HomeArticlesDavid Bartel (Whitehead Institute/MIT/HHMI) Part 2: MicroRNAs: Regulation by Mammalian microRNAs
David Bartel (Whitehead Institute/MIT/HHMI) Part 2: MicroRNAs: Regulation by Mammalian microRNAs
September 10, 2019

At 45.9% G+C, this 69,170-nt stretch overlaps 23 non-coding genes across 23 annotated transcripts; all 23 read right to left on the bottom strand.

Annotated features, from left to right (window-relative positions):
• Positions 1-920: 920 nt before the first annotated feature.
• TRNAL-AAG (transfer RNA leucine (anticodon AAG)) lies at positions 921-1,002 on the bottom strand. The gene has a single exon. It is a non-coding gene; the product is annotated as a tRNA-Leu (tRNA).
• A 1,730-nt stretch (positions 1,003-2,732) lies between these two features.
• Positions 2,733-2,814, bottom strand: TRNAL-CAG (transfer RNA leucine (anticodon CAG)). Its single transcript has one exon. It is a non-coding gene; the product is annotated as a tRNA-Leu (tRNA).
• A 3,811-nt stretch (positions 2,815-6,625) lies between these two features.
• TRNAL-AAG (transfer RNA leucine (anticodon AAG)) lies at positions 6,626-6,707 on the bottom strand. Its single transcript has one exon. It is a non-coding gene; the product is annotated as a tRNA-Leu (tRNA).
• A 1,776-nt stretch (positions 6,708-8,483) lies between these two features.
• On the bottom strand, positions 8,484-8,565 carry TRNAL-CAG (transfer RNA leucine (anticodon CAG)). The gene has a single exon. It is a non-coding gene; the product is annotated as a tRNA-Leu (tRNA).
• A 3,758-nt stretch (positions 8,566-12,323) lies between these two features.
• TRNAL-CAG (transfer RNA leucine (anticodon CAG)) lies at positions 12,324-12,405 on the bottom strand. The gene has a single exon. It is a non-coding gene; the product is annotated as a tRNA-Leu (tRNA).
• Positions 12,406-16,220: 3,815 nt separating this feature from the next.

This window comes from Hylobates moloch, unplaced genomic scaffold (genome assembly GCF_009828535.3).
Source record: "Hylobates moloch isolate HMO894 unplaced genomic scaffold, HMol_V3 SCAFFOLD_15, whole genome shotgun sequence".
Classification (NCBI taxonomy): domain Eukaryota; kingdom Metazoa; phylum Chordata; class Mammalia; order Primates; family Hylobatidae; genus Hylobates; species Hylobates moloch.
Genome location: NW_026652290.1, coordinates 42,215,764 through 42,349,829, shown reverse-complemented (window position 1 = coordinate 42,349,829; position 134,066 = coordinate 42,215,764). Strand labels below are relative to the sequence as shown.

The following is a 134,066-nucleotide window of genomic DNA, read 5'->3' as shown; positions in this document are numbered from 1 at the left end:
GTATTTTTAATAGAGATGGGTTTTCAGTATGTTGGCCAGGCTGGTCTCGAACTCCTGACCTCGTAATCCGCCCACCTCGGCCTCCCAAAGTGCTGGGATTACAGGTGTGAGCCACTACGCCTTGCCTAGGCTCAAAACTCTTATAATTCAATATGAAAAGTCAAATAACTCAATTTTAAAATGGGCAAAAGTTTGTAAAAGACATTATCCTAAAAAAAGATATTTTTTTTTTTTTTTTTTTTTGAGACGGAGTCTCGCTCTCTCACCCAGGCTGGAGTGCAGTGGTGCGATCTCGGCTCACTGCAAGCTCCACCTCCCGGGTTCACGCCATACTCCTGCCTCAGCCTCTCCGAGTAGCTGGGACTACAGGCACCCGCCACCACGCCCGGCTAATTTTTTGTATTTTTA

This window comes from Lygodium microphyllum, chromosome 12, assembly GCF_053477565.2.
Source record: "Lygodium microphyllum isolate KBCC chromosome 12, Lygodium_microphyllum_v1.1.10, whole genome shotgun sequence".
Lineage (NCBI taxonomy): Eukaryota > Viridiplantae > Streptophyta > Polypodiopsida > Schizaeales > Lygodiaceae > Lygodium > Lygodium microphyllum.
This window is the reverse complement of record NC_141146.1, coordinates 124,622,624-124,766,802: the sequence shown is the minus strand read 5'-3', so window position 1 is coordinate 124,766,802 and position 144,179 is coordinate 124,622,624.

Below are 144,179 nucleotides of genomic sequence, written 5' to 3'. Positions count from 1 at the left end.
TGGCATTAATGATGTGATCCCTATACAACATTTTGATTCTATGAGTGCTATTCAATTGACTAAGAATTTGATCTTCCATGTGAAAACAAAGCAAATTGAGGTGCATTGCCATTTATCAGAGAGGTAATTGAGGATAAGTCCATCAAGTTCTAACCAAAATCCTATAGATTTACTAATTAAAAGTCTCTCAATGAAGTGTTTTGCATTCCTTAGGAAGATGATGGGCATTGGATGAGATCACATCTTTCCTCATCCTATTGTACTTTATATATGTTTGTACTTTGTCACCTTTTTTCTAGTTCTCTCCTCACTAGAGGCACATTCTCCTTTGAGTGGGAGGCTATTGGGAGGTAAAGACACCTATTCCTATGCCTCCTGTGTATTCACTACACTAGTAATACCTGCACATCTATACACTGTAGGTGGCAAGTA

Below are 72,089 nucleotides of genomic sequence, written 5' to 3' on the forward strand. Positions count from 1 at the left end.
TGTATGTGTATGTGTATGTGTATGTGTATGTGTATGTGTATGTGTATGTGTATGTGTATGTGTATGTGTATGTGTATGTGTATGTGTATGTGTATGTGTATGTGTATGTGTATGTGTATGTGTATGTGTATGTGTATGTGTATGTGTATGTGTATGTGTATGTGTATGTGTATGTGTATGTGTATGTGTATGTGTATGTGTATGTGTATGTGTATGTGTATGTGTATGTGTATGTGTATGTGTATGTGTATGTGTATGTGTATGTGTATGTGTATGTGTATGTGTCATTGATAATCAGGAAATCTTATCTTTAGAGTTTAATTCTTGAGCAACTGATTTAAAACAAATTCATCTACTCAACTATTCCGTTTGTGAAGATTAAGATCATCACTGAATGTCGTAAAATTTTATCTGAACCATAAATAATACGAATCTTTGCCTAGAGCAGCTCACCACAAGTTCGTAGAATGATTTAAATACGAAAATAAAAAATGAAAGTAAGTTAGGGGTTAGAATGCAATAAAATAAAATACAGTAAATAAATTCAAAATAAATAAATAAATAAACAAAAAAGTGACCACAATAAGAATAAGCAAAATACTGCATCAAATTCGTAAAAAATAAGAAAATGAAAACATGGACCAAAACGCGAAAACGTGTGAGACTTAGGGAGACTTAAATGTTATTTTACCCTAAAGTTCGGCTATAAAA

Hello, and welcome to the second part of this series on microRNAs. In the first part, I gave you a general introduction about microRNAs, and in the second two parts I want to focus more on the types of experiments that are being done and in this part, I’d like to describe some of the experiments that we’ve been doing to measure the regulatory effects of microRNAs. So, up until about 2005, the prevailing idea was that microRNAs predominantly decrease the amount of protein that’s coming from the targets. somehow doing some sort of translational repression, without really affecting the amount of the mRNA. And then in 2005, Lee Lim published this experiment where he showed that when he added a microRNA, for example, mir-124, this is a microRNA that’s preferentially expressed in the brain, very highly expressed in the brain, and when added this microRNA to these HeLa cells, this human cell line, that many of the messages did not change, those in blue, but there were some that went up, and many more that went down. And those mRNAs that went down were preferentially mRNAs that had sites to mir-124 in their 3′ UTR, these seed match sites that I described in the introduction. And what’s more, these messages that went down were preferentially mRNAs that were actually lower in the brain than in other tissues in the animal. And so what this meant is by adding this microRNA that’s very highly expressed in the brain, to these cells, that it would make their transcription profile shift a little bit towards that of the brain. And he got a similar result when he added mir-1, which is highly expressed in the muscle, and that would shift the transcription profile a little bit more towards that of the muscle. So, this is very interesting and one of the major conclusions here was that microRNAs, in addition to doing this translational repression were actually having a quite detectable effect on the levels of the mRNA. And subsequent experiments from the Schier lab, the Belasco lab, the Izaurralde lab, showed that this change in the mRNA was mediated by shortening of the polyA tail and then decapping and degradation of the targeted mRNAs. So, we started using this data set and others that Lee had generated to begin to look at, what are the features of these mRNAs that could be, determine which mRNAs are targeted and which are not. You know, this is a lot of really useful data for looking at microRNA targeting. But of course what this data is missing is the additional repression that’s happening at the protein level, the additional translation repression, and at the time, it was actually thought that most of the repression was happening at the protein level, and that there would be some targets where you really would only be able to see the effects of the microRNAs by looking at the changes in the protein. So, we thought it’d be really important to also look at the changes in the protein. And so to do this, we started collaborating with Steven Gygi, specifically Judit Villen, in Steven’s lab, and, to look at what’s happening to the proteins. So, the way this experiment is set up is that we started with, we did some experiments like what Lee did where we’d add a microRNA to cells that normally don’t have that microRNA, but we also looked at what was happening to endogenous targets by doing these loss of function experiments where we’d start with either wild-type mice, which have the microRNA, and mutant mice, which lack the microRNA, and we’d isolate cells from those mice, and we were dealing here with this microRNA mir-223. This is a microRNA that’s very highly expressed in the mouse neutrophils. And so we could isolate the progenitors of these neutrophils, have them differentiate into neutrophils in these two different medias that would allow us to later be able to distinguish between the proteins that came from the WT mouse and the mutant mouse. And in that way, we could see the differences in protein that were caused by the presence of the microRNA. And so the, once these neutrophils had differentiated, we would mix them together and Judit did the proteomics experiment, and then we also looked simultaneously at what was happening to the messenger RNA, with and without the messenger RNA. Alright, so in this way we could look at the, what was happening to both the protein, and the messenger RNA of the endogenous targets. And so for context, we looked at what was happening at messages that did not have a site to the microRNA, things that would not be predicted to be targeted by that microRNA. So, that’s just the data that I’m showing you here, so on the vertical axis, we have the changes in the protein, and then on the horizontal axis, changes in the mRNA. And you can see that, as you’d expect, for these proteins and their corresponding mRNAs, that don’t have sites to the microRNA, things are clustered around zero. This is on a log scale, so 1 is a two-fold change, 2 is a four-fold change, et cetera. What about the proteins and their corresponding messages that had sites to the microRNA? Well, you can see here that there’s a shift in the distribution. There’s still plenty of them that really aren’t changing, that really don’t seem to be responding to the microRNA, but of those that do change, you see that they’re coming up here, to the upper right. And this difference in distribution can be explained by about 60 of these mRNAs that have sites to the microRNA being directly targeted by that marked RNA and being shifted both in the protein level, as well as their mRNA level. And so we could use these types of data, I should say that we’re looking at about a third, let’s say, of the proteins that are expressed in these cells, so thousands of proteins, but still not most of them, but the fact that sixty of them are changing implies that at least 200 of the, there are at least 200 direct targets of this microRNA in this cell type. Ok, so, that’s useful information and it was also useful to be able to look at these data to distinguish between those that are responding to the microRNA and those that are not. And so, we looked at various features that would explain why that same site in the same 8-nucleotide site, or 7-nucleotide site, in one mRNA would cause a response, whereas in another mRNA, would not. And what we found was that the differences that we saw between different mRNAs that had sites to the microRNA could partly be explained by the strength of the site. So, if the site was just a seven nucleotide site that had the seed match to the microRNA, and either the A here, across from nucleotide 1, or another match here, across from the 8th nucleotide, but not both, ok, so that’s two different seven nucleotide sites, those 7 nucleotide sites, about a sixth of them responded. More than 18 percent of them responded to the microRNA loss. Whereas, if you had the full 8-mer, that had both matched eight and the A here across from 1, a third of them, more than a third of them responded to the microRNA. And this is looking at all sites, not just the sites that are conserved, but any sites in the 3′ UTRs. When we focus only on those then, that were conserved, what we saw is that a higher fraction of them responded, as you would have expected. So, conserved 8-mer sites, over two-thirds of those responded to microRNA loss. It also depends on where the microRNA is, I mean where the site is, ok, so the sites that are in UTRs responded much more frequently than those that were in open reading frames, although there was some effect of some sites in the open reading frame. So, there is some effective targeting there, but it’s not as frequent as what you see in the 3′ UTR. And where the site falls in the 3′ UTR, whether it’s in a favorable context or not, also mattered, and we already had a model for predicting which sites would be in most favorable contexts, and that model worked very well. For instance, sites that are within high local A/U content, lots of A’s and U’s, which don’t pair to other RNA as well as G’s and C’s, those sites are presumably more accessible, and in fact, those would respond better in this experiment. So, these types of differences in sites could help explain why some responded and some didn’t. And then there are also differences between the mRNAs, some mRNAs had multiple sites to that microRNA and of course, that gave additional repression. What we see in general is that when you have multiple sites to the same microRNA, or to two different microRNAs that are coexpressed in the cell, both of those sites are functional, and the more sites you have, the more repression you have and the degree of repression that we see as more and more sites are added is what you would expect if those sites are acting independently from each other. You can see some cooperativity if the sites are within about 40 nucleotides of each other, at least, as long as they’re not overlapping, but beyond that they seem to be acting independently. But with additional sites, more and more repression. We also see that some microRNAs are different than others. In this experiment, we’re just looking at one microRNA, mir-223, but as we start to get data from many, many different small RNAs, what we see is that the RNAs with the stronger predicted seed pairing seem to be more effective and likewise, the microRNAs that have fewer mRNAs with sites in the cell are more effective for the mRNAs for which they do have sites. In other words, if the microRNA isn’t distributing himself among many, many mRNAs, if it’s just going to fewer mRNAs, it’s more effective at targeting those mRNAs. That’s kind of what you would expect. And then we can actually build a model now, we have one, and it’s present here if you just google the TargetScan and get to the TargetScan site, you can see that the predicted targets here are ranked based on the model that has incorporated all of these features and we continue to improve that model. It’s not perfect, but it’s still the most predictive model that has been developed. And so other types of information that we can get from this experiment. Well, one thing that was quite interesting is that when you look at the degree of upregulation, so, remember, what’s happening here is that we’ve deleted the microRNA and so the repressed targets, now their protein is going up, and their mRNA is going up in the absence of the microRNA. And so the degree of increase, even when we’re looking at the protein is not huge here, ok, we have a log scale, so these that are around log2, so, we’re talking about a 4-fold, 5-fold increase here, at most. But many of them less than a two-fold change. So, you find less than a 50 percent repression by the microRNA. Yet, even though there’s, these sites are imparting rather modest repression, they’re very frequently conserved in evolution. Now, remember that most mRNAs are conserved targets of microRNAs, and so I think a very interesting implication of this is that because these sites give rather modest changes in protein output, yet they’re conserved in evolution over quite long evolutionary times, that means that the precise levels of many different proteins appears to be important and the loss of these sites, which would give you a bit of an increase in that protein, seems to actually have a fitness effect for a surprisingly large number of proteins over surprisingly large evolutionary time. So, pretty interesting implication from these studies. But of course, that’s just looking at individual sites, the effects of the microRNAs are compounded when you have multiple sites to multiple microRNAs, and so you can actually get quite substantial repression with many sites to all the different microRNAs that are in the cell. But the evolution, of course, is acting just on single sites. So, the other thing to say is that, and this is the major take-home from this experiment, is that what we’re seeing here is the degree of protein change that you see in the vertical axis is actually not that different from the degree of mRNA change that you see in the horizontal axis. In other words, most of the protein change that we saw here could be explained by a change in the mRNA. So, this is very interesting and it implied that the translational repression component of this regulation wasn’t as great as had previously been thought. So, we were interested in looking more carefully at what’s happening here. And the basic question is what are the molecular consequences of microRNA targeting. We know that some of what’s happening is a decrease in the mRNA, so here I’m just showing you one of the targets of a microRNA for mRNA molecules, and in the presence of the microRNA, it goes to two mRNA molecules. That’s clearly happening, and then the question is, how much can that explain the decrease in the protein, or, on top of that decrease in mRNA, is there also a decrease in ribosomes per mRNA? Which is this second possibility here. So, how much of it is a decrease in the mRNA, and is there an additional component, and to what degree is there additional decrease in the number of ribosomes in the remaining mRNAs. So, the way that we decided to look at this, of course we got quite a bit of information looking at the protein, but in the meantime, there was another technique that had come on, that had been developed that we were very excited about using because it would allow us to look at differences in the ribosomes, and allow us to look in a more quantitative way at more mRNAs than what we could do at that time looking at proteins. Remember, in the proteins, we’re only able to look at about a third of the proteins that are expressed in the cell. And this method that we implemented was developed by Jonathan Weissman’s lab and it’s called ribosome footprint profiling and the way this works is that the ribosomes are arrested, cells are lysed, and then the mRNA between the ribosomes is digested with an RNase, and that leaves these protected fragments, what we called the RPFs, or the ribosome protected fragments. And those then can be sequenced with high-throughput sequencing and each of these sequencing reads then tells us where one of the ribosomes is on the message and we get millions of these reads, so we can look at the location of millions of ribosomes and look at how that changes with and without the microRNA. And so we did that with the miR-223 system in neutrophils and also adding microRNAs to HeLa cells, and that we published, and I’m also just showing you another experiment that’s not yet published but a similar type of data where we’re looking at the ribosome protected fragments and how they change when B-cells, activated B-cells, which normally express a lot of miR-155, when they no longer have that miR-155, when that 155 has been deleted from the genome. And you can see that again, there are a lot of these that don’t really change, but those that do change, because the 155 was repressing the amount of protein, and the amount of ribosomes that were on these messages, when you lose the 155, the number of ribosomes increases for many of these targets. And when you, at the same time, you see an increase in the mRNA, so things are shifting up here to the upper right rather than to the other quadrants. And basically, pretty much a corresponding increase in the amount of mRNA change compared to protein change, for these endogenous targets of miR-155. So, overall, and we’ve done this experiment, and these types of experiments, now in many different cell types, what we’re seeing is that overall what’s happening is that the ribosome changes, and the protein changes, are mostly reflected in mRNA changes, so the mRNA changes can mostly explain what’s happening to the ribosome, and what’s happening to the protein. In other words, in this example, the reason, the major reason that there are fewer ribosomes here in the presence of the microRNA is because there are fewer mRNA molecules. They’ve gone from 4 to 2, so from 16 ribosomes to about 7, because there are fewer mRNAs. And we really don’t see any evidence for some targets repressed only at the protein level. In these types of experiments, you can see some outliers, but you see them also among the messages that are not targeted by the microRNA. So, we really don’t have any evidence for specific messages repressed only at the protein level. Nonetheless, with these very quantitative methods, we can detect some change in ribosome occupancy, so here we’ve gone at the top here we’ve gone from an average of let’s say of about 4 ribosomes per mRNA and now here we’re about 3.5. So, there’s some influence by, on top of, the change in the mRNA, but it’s rather modest. And we’ve looked in lots of different cell types and overall what we see is that between 70 to 90 percent of the effects can be explained by the changes in the mRNA. Doesn’t matter if the cells are dividing or arrested, or if they’re stressed or not stressed. And all these experiments that I’ve described so far have been looking at steady state, where the mRNAs and the microRNAs have been sort of allowed to reach equilibrium, and that’s of course the way that you want to look at it to understand the relative contributions of these processes. But still, it’s also very interesting to look at the dynamics of this repression, and so we’ve also been doing those types of experiments, but we still haven’t been able to find a setting in mammalian cells in which the dynamics of microRNA repression impart some, really a substantial effect, that can be observed only at the protein or ribosome level. And so this is actually very good news for those of you who are looking at the effects of microRNAs in mammalian cells, because what it means is that you can get a pretty quantitative read-out of the effect of the microRNA by adding it or subtracting it, and looking at what happens to the mRNA without having to look at the protein or the ribosomes, which is more difficult than looking at mRNA changes. Again, in general, what we’re seeing ia that the changes in the ribosome, changes in the proteins, can mostly be explained by changes in mRNA. But there is one really interesting exception that has now been reported in another system, in the developing zebrafish embryo. And this was shown by Antonio Giraldez’s lab. What he found when they were studying miR-430, remember, miR-430 is this microRNA that comes on very early in zebrafish development, and it’s really important for the development of the brain, and for other things at this early stage, as I described in the first talk, the introduction to microRNAs. And so, what they found was that when this microRNA comes up here, in red, between the two hours post-fertilization and four hours post-fertilization, that the ribosome protected fragments goes down quite substantially here, and at four hours post-fertilization it’s down, and it continues down here at six hours post-fertilization. But there’s a delay in the mRNA going down, so you can see at four hours, the mRNA really hasn’t changed, and, but then later, at six hours, the mRNA changes. And what they see at six hours essentially is what we see in these other mammalian systems that we’ve looked at. Where most of the changes in ribosomes are explained by changes in mRNA. But at four hours post-fertilization, it’s very different. If you were just looking at the mRNA changes, four hours post-fertilization we would miss pretty much everything that the microRNA is doing. At this stage, you have to be looking at the ribosomes, and so the interpretation here, or one idea, is that maybe what’s happening here is that the microRNA is initially repressing the translation and then there’s this lag, and due to the dynamics of microRNA regulation, there’s this lag and only later comes the mRNA destabilization. So, we’ve been very interested in this, and also been looking in the early zebrafish embryo, at microRNA regulation, and one of the experiments that we’ve done is to inject a microRNA rather than looking at this, embryos with and without this miR-430, we’ve injected a microRNA, miR-155, that normally isn’t in these embryos, so we inject it at the one cell stage, so it’s there constant, throughout these stages of development, and what we see is that really from two hours post-fertilization, we see a very strong change in the ribosome protected fragments, as well as at four hours and at six hours, and again, here, it’s between four hours post-fertilization and six hours post-fertilization, that you see a change in the mRNA. So, in some respects, very similar to what was seen for miR-430. But remember, in this case, the microRNA was there from the very beginning. So, this is the first clue that it’s not so much a dynamics of microRNA repression that is causing this difference between four and six, it’s something intrinsic to these embryos that’s different. And so to consider that, I just want to remind you about the mechanism of microRNA action. So, remember that the microRNA recruits Argonaut to the 3′ UTR, that recruits this GW182 protein which in turn recruits the deadenylase complex, and that causes the poly-A tail to get shorter. And so, the way that we explain what’s happening here, and we’ve developed ways now to measure the lengths of millions of poly-A tails for millions of mRNAs, and I’ll just summarize what we’re seeing in the context of this experiment. What we’re seeing is that the reason that you have this change in ribosome protected fragments at this early stages is because there are very different consequences of shortening the poly-A tail. In all three of these stages, the microRNAs are causing the shortening of the poly-A tail, but at six hours that shortening of the poly-A tail causes the mRNA to get degraded, but these embryos earlier on are very different. They’re different in two respects. One is that those with shorter tails are not destabilized, and the second difference is that at this two hour and four hour embryos, what we see is that there’s a very strong coupling between the length of the poly-A tail, and the efficiency of translation, and that disappears at six hours. And so, here, the mRNAs that are targeted by the microRNA have shorter tails and that causes less translation, and here they’re targeted by the microRNA, have shorter tails, and that causes the mRNA to be destabilized. So, now we have a much better understanding of what’s happening in this very interesting context where you have to look at the ribosomes to understand what the microRNAs are doing. So, again, what we’re seeing here is that the changes in the ribosome, changes in the protein, are mostly reflected in changes in the mRNA. And in all contexts outside of the early embryo that we’ve looked at so far, that’s changes in the amount of the mRNA. Whereas in the early embryo, it’s changes in the length of the poly-A tail of that mRNA. So, I’d like to thank all these really excellent students and post-docs, who are listed here in purple for the really great work that they did on these projects that I described, as well as our really wonderful collaborators, who are listed here in blue. And I want to thank you for your attention, and have a great day.